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July 23, 2012 | by  | in Opinion |
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Political Porn With Hamish

Maori party Cry Wolf

Maori Party co-leaders Pita Sharples and Tariana Turia are at risk of becoming the Parliamentary equivalent of the boy who cried wolf.

The duo threated to walk away from their confidence and supply agreement with the Government, following Prime Minister John Key’s comments regarding the urgent “water ownership” case before the Waitangi Tribunal.

This is not the first time Sharples and Turia have threatened to walk away from National. Back in January the Maori Party was “reconsidering” its position after suggestions that Treaty provisions would be discontinued under the Mixed Ownership Model. The Maori Party huffed and puffed then but National’s house stood strong. (http://bit.ly/ Q8OKOv)

The more recent threat (to be exact it was a lack of commitment to upholding the confidence and supply arrangement) resulted in a 9 pm meeting with the Prime Minister. The outcome was that National would not legislate over any Maori water rights, Foreshore and Seabed style–not that that ever appeared to be under any serious consideration from National in the first instance.

The Maori Party has now used the walk- away tactic twice for very little, if any, gain. The fact that neither threat was not followed through is not a huge surprise. The Progress Report’s Patrick Leyland noted that Dr Sharples told the New Zealand Herald in 2010 that the Maori Party hoped to be a part of any government, regardless of its leanings. “Actually, I got so used to the increase in salary I told the Prime Minister you’d better be good because if the other guys get in, I’ll go sell myself over there to keep my ministerial salary. I just got a new house, man – I can’t afford it on a backbencher salary so I’m up for grabs.” (http://bit.ly/NQGz35)

Other commentators have noted that it is more beneficial for the Maori Party to “be at the table” with the government than to join a multitude of parties on the other side of the House.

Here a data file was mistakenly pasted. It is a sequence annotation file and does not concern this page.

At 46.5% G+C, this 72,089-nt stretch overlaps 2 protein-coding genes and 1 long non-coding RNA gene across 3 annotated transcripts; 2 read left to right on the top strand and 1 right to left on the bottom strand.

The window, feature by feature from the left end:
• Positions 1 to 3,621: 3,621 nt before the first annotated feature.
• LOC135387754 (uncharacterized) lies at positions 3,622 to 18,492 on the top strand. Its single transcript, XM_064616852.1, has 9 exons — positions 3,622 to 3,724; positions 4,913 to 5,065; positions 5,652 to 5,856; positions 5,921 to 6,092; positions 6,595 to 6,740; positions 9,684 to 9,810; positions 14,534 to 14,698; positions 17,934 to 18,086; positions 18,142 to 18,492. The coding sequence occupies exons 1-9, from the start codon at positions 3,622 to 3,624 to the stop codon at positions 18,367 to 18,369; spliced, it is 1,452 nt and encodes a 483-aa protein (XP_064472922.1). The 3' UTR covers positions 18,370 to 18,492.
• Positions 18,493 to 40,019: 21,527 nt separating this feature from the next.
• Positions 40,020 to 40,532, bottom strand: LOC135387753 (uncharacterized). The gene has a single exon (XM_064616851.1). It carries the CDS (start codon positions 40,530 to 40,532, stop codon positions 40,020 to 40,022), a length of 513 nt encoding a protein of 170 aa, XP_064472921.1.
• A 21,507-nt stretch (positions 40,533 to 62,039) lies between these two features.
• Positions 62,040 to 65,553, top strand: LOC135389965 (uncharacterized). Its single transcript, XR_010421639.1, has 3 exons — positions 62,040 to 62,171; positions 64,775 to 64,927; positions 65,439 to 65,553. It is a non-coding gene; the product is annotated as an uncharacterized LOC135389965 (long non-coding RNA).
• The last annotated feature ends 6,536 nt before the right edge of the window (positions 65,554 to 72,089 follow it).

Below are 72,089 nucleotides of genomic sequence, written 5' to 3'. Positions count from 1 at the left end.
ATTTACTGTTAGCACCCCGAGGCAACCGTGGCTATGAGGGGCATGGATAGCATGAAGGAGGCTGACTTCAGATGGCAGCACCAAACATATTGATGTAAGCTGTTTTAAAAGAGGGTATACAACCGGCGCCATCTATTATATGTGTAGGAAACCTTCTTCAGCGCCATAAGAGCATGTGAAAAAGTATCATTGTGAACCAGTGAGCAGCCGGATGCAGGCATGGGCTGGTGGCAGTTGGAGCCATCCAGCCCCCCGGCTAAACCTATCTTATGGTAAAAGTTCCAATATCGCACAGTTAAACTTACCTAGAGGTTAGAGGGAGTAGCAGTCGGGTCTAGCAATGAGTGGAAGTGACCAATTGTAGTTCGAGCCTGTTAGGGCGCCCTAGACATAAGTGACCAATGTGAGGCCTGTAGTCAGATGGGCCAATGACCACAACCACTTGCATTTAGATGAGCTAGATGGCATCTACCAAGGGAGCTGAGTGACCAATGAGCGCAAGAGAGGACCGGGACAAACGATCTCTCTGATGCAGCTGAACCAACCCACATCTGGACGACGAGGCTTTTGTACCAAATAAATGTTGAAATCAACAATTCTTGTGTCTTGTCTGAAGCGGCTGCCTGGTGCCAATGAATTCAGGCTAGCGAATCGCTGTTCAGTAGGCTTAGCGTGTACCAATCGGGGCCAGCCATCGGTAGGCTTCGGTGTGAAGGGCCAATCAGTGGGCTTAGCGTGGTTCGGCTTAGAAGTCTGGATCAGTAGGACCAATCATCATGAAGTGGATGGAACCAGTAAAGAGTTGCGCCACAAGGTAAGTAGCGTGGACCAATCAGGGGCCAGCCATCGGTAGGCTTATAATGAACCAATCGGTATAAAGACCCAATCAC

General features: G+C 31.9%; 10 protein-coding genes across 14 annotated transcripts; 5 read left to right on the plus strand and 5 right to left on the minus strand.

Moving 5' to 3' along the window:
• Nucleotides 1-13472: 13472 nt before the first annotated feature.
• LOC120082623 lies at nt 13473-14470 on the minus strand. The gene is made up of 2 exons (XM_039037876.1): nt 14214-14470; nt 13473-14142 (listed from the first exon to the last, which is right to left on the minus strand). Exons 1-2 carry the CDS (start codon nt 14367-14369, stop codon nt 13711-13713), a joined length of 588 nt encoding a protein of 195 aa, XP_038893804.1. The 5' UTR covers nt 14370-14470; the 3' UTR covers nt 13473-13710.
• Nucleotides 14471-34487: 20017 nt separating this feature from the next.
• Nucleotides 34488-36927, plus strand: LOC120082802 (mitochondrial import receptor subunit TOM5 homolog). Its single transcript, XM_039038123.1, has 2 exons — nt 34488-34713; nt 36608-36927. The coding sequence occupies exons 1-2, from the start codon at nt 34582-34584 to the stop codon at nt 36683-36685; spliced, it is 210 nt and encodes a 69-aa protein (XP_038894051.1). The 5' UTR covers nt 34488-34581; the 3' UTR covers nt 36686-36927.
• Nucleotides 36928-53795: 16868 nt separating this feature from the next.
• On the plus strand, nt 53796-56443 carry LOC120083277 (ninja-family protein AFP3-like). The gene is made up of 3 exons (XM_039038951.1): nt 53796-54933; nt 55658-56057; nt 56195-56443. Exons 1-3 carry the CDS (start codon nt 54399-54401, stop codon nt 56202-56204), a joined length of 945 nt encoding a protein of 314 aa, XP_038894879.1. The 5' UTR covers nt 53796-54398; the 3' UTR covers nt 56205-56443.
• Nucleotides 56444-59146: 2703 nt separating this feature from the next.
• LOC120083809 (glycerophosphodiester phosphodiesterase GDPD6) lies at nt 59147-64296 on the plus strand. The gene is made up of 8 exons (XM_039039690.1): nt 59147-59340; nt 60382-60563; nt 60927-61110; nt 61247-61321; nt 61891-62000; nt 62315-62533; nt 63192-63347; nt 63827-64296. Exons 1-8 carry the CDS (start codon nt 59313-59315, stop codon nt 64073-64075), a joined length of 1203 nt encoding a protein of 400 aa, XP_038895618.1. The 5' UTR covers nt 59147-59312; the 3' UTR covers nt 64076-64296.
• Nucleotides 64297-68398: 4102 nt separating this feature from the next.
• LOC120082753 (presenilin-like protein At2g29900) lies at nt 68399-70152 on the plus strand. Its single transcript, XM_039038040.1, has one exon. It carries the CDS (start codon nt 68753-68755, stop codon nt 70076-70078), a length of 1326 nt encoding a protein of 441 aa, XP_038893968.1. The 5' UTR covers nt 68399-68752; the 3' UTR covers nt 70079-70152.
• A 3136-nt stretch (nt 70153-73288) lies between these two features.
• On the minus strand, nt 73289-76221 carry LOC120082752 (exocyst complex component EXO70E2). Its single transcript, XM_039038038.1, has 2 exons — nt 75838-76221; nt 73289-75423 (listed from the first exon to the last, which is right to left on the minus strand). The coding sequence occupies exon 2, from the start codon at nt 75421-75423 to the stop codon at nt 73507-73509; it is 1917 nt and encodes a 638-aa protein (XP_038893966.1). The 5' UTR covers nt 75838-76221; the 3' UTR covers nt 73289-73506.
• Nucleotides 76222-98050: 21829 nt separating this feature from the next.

There are bigger issues facing the Maori Party though. It is a party at crossroads. We heard talk before, around and immediately after the election that Sharples and Turia could step down this term, bringing in new leaders and a new generation of Maori Party MPs. This plan, which was more than just pure media speculation as it was discussed by Sharples himself, now appears to be shelved. (http://bit.ly/MxdpvV) The heir-apparent, Te Ururoa Flavell, failed to impress when it came to selling his Gambling Harm Reduction Amendment Bill, coming out second best against the collective might of this country’s pokies trusts. The Bill itself was badly drafted and media had issues determining what exactly the 80 per cent figure referred to, so much so that the Waiariki MP’s office had difficulty answering that question.

Rahui Katene, the party’s other co-leader prospect, failed to hold her Te Tai Tonga electorate, losing to first term Labour MP Rino Tirikatene. Katene has attempted to keep herself relevant, criticising Tirkatene for referring constituents to a Pakeha MP’s office, in this case Lianne Dalziel, back in April.

The issue around asset sales won’t go away for Key but he was never going to compromise on centrepiece legislation for his second term government over the issue. The Waitangi Tribunal is non-binding and governments have previously ignored recommendations. This non-binding nature is arguably favourable for the Tribunal as it provides it with the freedom to make decisions without needing to consider the in-depth policy implications such a decision may have.

The Maori Party were, however, genuinely offended by the Prime Minister’s comments about ignoring the Tribunal, as they view it as a place to “relive the mamae and pouritanga of the past”. Dr Sharples blog, Honouring our ancestors, leading with our hearts, is a good read, and the link is here; http://bit.ly/Lzb81C. His party just simply needs to do better than crying wolf when it comes to resolving issues with National.

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